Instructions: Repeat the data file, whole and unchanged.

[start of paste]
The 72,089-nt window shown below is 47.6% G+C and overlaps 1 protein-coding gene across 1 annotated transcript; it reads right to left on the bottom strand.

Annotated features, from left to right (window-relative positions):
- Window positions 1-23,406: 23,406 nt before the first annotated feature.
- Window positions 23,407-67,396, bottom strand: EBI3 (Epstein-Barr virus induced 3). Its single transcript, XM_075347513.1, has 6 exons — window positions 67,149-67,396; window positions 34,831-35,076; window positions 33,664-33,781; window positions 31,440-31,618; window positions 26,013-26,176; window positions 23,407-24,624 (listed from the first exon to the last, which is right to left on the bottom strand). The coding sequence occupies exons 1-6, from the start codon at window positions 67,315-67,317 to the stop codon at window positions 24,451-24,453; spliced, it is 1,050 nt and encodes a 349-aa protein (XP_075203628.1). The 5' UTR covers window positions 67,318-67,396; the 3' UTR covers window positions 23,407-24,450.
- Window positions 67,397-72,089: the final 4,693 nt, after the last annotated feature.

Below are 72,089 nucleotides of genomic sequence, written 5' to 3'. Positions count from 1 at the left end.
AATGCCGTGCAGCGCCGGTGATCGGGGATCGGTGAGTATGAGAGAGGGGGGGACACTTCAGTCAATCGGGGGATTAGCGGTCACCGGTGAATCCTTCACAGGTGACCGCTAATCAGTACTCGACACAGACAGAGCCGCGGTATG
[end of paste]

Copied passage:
The 72,089-nt window shown below is 47.6% G+C and overlaps 1 protein-coding gene across 1 annotated transcript; it reads right to left on the bottom strand.

Annotated features, from left to right (window-relative positions):
- Window positions 1-23,406: 23,406 nt before the first annotated feature.
- Window positions 23,407-67,396, bottom strand: EBI3 (Epstein-Barr virus induced 3). Its single transcript, XM_075347513.1, has 6 exons — window positions 67,149-67,396; window positions 34,831-35,076; window positions 33,664-33,781; window positions 31,440-31,618; window positions 26,013-26,176; window positions 23,407-24,624 (listed from the first exon to the last, which is right to left on the bottom strand). The coding sequence occupies exons 1-6, from the start codon at window positions 67,315-67,317 to the stop codon at window positions 24,451-24,453; spliced, it is 1,050 nt and encodes a 349-aa protein (XP_075203628.1). The 5' UTR covers window positions 67,318-67,396; the 3' UTR covers window positions 23,407-24,450.
- Window positions 67,397-72,089: the final 4,693 nt, after the last annotated feature.

Below are 72,089 nucleotides of genomic sequence, written 5' to 3'. Positions count from 1 at the left end.
AATGCCGTGCAGCGCCGGTGATCGGGGATCGGTGAGTATGAGAGAGGGGGGGACACTTCAGTCAATCGGGGGATTAGCGGTCACCGGTGAATCCTTCACAGGTGACCGCTAATCAGTACTCGACACAGACAGAGCCGCGGTATG